HONG KONG – In the tiny kitchen of a Hong Kong high-rise apartment, the air was heavy with the aromas of a mother making her daughter’s favorite childhood dishes.
It was the mid-autumn festival, a harvest celebration that brings families together for a cherished meal, and the last one they would share before the daughter took her family away to a land far from home.
“I’ll miss her soy chicken,” Asa Lai said as her mother cooked plate after plate of Cantonese cuisine.
“I’ll miss my grandchildren,” her mother, Ada, said after her daughter left the kitchen. “I’ll miss my daughter. I don’t want to see them go. I feel helpless.”
She teared up. “I don’t like to think about it. When I do, I cry.”
It had been more than a year since Asa, 41, and her husband, Willie, decided to emigrate to Scotland, leaving the city where they had both grown up, the city where their three daughters had been born. On this evening in late September, the prospect finally felt all too real.
At dinner, Asa brought out a bottle of King Robert Scotch and gave it to her father, saying, “If you like it, you’ll have to come to Scotland for more.”
Hands clasped, sitting around a dinner table laden with stir fries, stews and a steamed seabass, Asa led grace.
“As we are going to be leaving Hong Kong soon, we don’t know where the road will take us, but I believe that you, Lord, will guide us and take care of us. We are thankful. Amen.”
They all raised their glasses.
Asa tried to break the silence that followed, asking: “Isn’t grandma’s chicken just so delicious? Won’t you miss it?” But her mother looked away and hurriedly changed the topic to the rising cost of groceries.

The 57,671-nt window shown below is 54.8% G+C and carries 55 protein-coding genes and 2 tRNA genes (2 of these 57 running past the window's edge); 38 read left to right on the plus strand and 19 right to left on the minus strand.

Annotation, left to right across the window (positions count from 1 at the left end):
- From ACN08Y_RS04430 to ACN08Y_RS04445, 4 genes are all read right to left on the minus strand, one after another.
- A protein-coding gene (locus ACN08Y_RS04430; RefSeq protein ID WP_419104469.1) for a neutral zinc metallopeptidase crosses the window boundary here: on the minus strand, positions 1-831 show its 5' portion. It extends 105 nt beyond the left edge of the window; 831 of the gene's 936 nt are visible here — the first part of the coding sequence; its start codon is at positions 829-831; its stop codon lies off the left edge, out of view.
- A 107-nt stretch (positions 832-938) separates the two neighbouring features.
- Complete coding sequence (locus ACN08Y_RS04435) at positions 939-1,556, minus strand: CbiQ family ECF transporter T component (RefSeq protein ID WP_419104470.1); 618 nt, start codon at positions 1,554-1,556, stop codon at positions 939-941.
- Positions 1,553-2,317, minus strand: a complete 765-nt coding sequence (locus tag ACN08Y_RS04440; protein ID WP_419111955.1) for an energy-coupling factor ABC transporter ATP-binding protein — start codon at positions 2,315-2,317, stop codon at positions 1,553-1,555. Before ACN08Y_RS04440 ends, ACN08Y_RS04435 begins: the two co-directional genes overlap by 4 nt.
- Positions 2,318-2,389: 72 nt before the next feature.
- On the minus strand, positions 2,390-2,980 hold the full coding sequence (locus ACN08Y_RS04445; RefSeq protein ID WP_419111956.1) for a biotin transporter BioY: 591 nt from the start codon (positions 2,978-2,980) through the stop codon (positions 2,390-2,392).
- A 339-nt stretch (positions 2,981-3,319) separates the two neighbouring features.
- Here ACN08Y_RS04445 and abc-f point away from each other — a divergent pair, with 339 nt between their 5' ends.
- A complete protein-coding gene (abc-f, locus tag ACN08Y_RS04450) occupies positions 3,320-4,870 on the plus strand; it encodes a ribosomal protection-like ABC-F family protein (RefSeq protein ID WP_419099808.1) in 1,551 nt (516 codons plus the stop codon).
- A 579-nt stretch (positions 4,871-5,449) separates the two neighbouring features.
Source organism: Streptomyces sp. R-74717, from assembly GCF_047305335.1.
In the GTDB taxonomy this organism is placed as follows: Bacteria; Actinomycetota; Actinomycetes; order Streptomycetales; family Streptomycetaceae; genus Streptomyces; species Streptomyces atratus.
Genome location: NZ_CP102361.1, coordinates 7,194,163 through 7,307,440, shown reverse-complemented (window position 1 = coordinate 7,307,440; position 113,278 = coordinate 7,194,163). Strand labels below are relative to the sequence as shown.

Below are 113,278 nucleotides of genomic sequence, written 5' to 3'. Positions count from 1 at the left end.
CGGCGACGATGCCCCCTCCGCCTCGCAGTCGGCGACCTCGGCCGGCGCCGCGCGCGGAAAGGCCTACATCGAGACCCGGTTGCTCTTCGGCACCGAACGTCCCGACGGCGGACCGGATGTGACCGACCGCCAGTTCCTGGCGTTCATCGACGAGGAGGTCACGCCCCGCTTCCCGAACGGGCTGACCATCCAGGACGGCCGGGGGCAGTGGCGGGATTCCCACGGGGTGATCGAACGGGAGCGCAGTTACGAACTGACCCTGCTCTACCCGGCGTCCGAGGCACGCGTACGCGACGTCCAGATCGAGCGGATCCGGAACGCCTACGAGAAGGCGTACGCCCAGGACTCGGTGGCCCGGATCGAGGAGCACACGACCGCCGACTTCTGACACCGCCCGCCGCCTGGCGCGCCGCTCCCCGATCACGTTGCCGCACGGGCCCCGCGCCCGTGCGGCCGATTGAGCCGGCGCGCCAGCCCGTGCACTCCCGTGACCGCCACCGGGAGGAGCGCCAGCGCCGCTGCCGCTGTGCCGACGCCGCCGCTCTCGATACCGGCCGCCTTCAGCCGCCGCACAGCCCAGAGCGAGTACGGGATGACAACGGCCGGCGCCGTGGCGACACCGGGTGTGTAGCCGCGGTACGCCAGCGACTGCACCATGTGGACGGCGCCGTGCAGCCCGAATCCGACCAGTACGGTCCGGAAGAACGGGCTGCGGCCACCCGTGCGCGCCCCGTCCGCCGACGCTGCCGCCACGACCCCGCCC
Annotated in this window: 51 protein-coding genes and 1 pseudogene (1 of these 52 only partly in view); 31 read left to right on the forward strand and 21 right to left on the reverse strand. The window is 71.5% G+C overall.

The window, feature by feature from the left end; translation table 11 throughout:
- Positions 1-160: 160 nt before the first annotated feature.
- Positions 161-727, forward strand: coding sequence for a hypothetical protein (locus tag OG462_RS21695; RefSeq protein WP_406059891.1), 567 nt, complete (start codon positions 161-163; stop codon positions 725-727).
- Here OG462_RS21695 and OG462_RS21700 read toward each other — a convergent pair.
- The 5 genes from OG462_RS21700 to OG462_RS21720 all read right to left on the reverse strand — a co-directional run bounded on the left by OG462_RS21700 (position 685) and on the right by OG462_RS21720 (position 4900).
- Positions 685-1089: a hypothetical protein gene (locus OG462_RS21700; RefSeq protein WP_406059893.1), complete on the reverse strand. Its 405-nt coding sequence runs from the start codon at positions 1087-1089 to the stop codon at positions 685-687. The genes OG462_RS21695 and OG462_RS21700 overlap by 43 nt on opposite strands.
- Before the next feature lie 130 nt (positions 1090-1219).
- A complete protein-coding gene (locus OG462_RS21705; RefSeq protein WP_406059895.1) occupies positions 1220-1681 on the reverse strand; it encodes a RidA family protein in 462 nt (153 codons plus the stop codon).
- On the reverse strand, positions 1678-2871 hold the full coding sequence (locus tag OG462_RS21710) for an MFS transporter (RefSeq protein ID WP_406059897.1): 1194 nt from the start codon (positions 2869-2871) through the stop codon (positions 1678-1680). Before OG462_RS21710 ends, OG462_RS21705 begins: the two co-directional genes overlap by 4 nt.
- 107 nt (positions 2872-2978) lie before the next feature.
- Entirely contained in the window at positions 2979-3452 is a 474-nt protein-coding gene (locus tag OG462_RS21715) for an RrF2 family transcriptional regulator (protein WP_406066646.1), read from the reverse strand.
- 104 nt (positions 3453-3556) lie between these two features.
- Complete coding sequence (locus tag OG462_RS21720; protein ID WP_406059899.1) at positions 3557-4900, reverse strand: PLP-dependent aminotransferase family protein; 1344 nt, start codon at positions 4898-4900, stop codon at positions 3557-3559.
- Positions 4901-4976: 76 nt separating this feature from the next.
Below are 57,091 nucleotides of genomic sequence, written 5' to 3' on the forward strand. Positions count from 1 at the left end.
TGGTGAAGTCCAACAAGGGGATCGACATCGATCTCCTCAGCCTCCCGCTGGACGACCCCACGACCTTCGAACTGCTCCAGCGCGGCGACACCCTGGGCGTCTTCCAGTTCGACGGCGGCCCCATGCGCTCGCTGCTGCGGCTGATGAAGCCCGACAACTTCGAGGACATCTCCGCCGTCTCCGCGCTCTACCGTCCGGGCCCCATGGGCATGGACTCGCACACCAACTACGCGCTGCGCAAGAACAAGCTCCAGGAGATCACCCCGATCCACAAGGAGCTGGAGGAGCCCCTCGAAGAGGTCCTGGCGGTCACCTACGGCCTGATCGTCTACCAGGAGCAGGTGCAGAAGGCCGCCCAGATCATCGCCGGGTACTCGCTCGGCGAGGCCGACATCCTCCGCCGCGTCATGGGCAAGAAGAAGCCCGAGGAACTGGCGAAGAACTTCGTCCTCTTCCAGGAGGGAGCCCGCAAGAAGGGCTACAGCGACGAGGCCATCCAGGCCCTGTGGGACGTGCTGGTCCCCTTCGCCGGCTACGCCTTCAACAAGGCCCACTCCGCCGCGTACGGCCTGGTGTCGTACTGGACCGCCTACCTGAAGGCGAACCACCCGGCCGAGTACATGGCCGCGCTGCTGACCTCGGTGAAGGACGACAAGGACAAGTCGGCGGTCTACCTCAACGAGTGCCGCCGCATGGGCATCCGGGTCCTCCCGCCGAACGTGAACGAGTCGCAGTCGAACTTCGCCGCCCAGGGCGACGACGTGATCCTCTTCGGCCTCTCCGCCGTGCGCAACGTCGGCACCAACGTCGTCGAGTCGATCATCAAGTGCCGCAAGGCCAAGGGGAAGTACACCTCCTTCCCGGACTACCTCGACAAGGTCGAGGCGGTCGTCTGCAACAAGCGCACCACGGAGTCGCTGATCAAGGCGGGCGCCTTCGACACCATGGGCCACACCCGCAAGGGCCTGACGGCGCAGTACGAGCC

Awkward dinner conversations and painful family separations echo ever louder in Hong Kong, which the Chinese government has set on a more authoritarian path with the imposition of a sweeping national security law in June that has seen a relentless crackdown on dissent.
The Lais are among hundreds of thousands of Hong Kongers who are expected to emigrate, according to a study by Britain’s Home Office and visa applications elsewhere, as Beijing tightens its grip over its most restive city, a former British colony that was promised wide-ranging freedoms upon its return to Chinese rule in 1997.
Unlike protesters and activists who have fled the country facing charges related to the often-violent anti-government demonstrations of 2019, the Lais are a typical middle-class, politically moderate Hong Kong family. They’re leaving simply because of disillusionment with a city they love but no longer recognize.
A few days after the family celebration, Asa talked about the moment she and her husband decided to emigrate. At first, she remembered taking part in a 2-million-strong march in June 2019, a turning point in the city that launched the season of mass protests, but then she paused. It wasn’t just one moment, she said.
“It’s a buildup of many things, all of these things that have happened — it seems to get worse and worse. So it’s hard to really pick an exact moment. I guess I would say it was the moment when freedom of speech began to shrink.”
The Lais’ wrenching decision to uproot their family, which Reuters has documented for the past five months, provides a glimpse of the deep societal wounds that mass emigration could inflict on Hong Kong, separating families and communities as people move elsewhere hoping to find the freedoms they have lost.